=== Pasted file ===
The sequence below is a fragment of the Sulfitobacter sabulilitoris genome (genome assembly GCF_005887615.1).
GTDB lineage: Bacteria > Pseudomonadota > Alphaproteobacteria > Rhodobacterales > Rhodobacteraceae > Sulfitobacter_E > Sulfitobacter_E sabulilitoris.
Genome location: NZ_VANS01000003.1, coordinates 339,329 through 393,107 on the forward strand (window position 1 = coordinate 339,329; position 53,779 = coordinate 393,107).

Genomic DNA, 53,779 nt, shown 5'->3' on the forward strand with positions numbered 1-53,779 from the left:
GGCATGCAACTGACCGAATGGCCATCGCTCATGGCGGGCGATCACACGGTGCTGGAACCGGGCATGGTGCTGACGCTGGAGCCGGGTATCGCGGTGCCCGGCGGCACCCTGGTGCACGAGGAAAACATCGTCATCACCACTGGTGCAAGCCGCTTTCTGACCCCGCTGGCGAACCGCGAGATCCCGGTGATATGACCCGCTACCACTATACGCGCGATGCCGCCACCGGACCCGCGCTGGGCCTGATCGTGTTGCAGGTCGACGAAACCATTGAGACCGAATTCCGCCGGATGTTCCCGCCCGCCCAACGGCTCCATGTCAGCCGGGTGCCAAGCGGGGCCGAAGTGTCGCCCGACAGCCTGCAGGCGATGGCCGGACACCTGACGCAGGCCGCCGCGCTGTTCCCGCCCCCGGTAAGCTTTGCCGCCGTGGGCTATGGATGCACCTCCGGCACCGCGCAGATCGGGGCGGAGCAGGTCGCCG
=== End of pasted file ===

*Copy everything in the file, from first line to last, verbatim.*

The sequence below is a fragment of the Sulfitobacter sabulilitoris genome (genome assembly GCF_005887615.1).
GTDB lineage: Bacteria > Pseudomonadota > Alphaproteobacteria > Rhodobacterales > Rhodobacteraceae > Sulfitobacter_E > Sulfitobacter_E sabulilitoris.
Genome location: NZ_VANS01000003.1, coordinates 339,329 through 393,107 on the forward strand (window position 1 = coordinate 339,329; position 53,779 = coordinate 393,107).

Genomic DNA, 53,779 nt, shown 5'->3' on the forward strand with positions numbered 1-53,779 from the left:
GGCATGCAACTGACCGAATGGCCATCGCTCATGGCGGGCGATCACACGGTGCTGGAACCGGGCATGGTGCTGACGCTGGAGCCGGGTATCGCGGTGCCCGGCGGCACCCTGGTGCACGAGGAAAACATCGTCATCACCACTGGTGCAAGCCGCTTTCTGACCCCGCTGGCGAACCGCGAGATCCCGGTGATATGACCCGCTACCACTATACGCGCGATGCCGCCACCGGACCCGCGCTGGGCCTGATCGTGTTGCAGGTCGACGAAACCATTGAGACCGAATTCCGCCGGATGTTCCCGCCCGCCCAACGGCTCCATGTCAGCCGGGTGCCAAGCGGGGCCGAAGTGTCGCCCGACAGCCTGCAGGCGATGGCCGGACACCTGACGCAGGCCGCCGCGCTGTTCCCGCCCCCGGTAAGCTTTGCCGCCGTGGGCTATGGATGCACCTCCGGCACCGCGCAGATCGGGGCGGAGCAGGTCGCCG